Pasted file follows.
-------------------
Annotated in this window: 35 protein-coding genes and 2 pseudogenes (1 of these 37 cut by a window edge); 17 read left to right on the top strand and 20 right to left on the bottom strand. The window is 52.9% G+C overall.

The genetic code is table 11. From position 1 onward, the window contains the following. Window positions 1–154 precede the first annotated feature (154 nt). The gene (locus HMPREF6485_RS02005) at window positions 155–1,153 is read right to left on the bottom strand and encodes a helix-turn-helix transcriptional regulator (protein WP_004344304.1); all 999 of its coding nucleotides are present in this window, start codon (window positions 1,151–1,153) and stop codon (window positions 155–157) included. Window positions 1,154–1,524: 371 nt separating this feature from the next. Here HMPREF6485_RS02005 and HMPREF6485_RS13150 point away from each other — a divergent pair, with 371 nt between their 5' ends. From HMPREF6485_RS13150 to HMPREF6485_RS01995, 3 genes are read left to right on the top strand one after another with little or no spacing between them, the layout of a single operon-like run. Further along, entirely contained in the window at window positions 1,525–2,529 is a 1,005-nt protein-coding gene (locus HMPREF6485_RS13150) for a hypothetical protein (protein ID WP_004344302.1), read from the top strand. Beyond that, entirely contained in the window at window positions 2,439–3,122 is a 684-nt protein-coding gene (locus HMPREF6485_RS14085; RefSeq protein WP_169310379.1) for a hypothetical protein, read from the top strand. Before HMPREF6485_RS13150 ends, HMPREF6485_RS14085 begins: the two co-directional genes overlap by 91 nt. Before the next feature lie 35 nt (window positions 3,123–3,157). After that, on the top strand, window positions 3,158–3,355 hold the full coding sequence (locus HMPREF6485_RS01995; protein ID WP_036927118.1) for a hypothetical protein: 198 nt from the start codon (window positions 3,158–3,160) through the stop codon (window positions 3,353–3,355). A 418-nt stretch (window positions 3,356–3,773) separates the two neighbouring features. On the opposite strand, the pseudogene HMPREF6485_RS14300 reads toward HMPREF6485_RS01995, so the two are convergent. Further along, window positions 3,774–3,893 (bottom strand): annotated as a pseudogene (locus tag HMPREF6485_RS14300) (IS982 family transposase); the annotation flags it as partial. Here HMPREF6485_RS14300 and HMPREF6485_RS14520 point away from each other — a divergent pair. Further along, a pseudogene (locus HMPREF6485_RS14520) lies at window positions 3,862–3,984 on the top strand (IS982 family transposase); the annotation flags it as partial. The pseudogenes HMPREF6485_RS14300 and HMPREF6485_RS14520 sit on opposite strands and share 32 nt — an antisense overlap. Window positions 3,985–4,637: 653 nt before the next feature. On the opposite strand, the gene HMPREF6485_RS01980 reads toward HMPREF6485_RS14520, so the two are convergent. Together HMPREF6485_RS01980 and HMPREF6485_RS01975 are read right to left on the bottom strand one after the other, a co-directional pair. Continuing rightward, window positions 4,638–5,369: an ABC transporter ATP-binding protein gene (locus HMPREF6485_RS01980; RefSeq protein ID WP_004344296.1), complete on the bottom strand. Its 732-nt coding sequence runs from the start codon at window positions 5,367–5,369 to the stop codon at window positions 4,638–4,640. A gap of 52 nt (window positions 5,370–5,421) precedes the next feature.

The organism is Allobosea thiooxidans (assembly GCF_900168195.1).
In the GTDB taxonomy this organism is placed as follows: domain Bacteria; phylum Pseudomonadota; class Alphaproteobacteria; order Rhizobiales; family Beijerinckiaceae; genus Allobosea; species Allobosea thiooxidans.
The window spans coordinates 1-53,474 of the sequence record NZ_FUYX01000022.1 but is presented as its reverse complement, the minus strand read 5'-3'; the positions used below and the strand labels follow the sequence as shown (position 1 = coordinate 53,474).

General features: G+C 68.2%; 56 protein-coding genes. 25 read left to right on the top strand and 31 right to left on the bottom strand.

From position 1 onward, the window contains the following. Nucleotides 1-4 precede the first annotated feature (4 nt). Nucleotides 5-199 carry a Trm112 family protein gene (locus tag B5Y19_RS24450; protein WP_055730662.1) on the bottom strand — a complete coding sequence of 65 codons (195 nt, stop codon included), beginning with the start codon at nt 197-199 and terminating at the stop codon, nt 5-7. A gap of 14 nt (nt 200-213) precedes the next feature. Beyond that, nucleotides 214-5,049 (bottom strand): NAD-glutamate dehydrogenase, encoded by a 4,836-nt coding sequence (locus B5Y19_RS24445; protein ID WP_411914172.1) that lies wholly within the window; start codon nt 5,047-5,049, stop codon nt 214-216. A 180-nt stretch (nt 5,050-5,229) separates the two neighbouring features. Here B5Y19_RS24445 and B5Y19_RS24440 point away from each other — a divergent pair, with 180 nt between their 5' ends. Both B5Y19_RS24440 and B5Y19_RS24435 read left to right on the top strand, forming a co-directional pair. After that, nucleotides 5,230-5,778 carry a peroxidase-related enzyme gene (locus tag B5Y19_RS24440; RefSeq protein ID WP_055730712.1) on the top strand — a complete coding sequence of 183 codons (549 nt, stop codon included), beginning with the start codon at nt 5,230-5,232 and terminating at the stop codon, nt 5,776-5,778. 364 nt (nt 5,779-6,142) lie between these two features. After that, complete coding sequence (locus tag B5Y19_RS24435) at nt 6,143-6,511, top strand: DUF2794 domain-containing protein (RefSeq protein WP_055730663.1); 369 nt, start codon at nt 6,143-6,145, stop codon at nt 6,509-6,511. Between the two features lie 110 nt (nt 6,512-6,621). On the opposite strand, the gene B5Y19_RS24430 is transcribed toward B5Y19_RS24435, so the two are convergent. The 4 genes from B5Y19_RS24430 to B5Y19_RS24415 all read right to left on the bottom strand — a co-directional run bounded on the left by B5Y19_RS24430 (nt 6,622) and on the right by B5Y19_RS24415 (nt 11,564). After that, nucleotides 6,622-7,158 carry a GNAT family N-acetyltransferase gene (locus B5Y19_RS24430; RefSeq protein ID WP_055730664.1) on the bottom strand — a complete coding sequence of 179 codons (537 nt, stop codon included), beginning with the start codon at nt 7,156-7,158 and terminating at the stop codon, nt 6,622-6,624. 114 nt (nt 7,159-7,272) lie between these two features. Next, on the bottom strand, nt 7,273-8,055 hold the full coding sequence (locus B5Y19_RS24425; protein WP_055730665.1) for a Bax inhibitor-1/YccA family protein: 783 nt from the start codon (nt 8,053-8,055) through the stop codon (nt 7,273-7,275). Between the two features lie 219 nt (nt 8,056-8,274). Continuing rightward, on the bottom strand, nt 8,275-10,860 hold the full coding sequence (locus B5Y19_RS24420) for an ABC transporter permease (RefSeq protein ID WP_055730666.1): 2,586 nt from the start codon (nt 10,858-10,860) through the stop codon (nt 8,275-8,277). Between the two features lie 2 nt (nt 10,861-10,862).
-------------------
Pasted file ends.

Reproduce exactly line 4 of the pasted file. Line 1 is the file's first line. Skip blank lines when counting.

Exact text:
In the GTDB taxonomy this organism is placed as follows: domain Bacteria; phylum Pseudomonadota; class Alphaproteobacteria; order Rhizobiales; family Beijerinckiaceae; genus Allobosea; species Allobosea thiooxidans.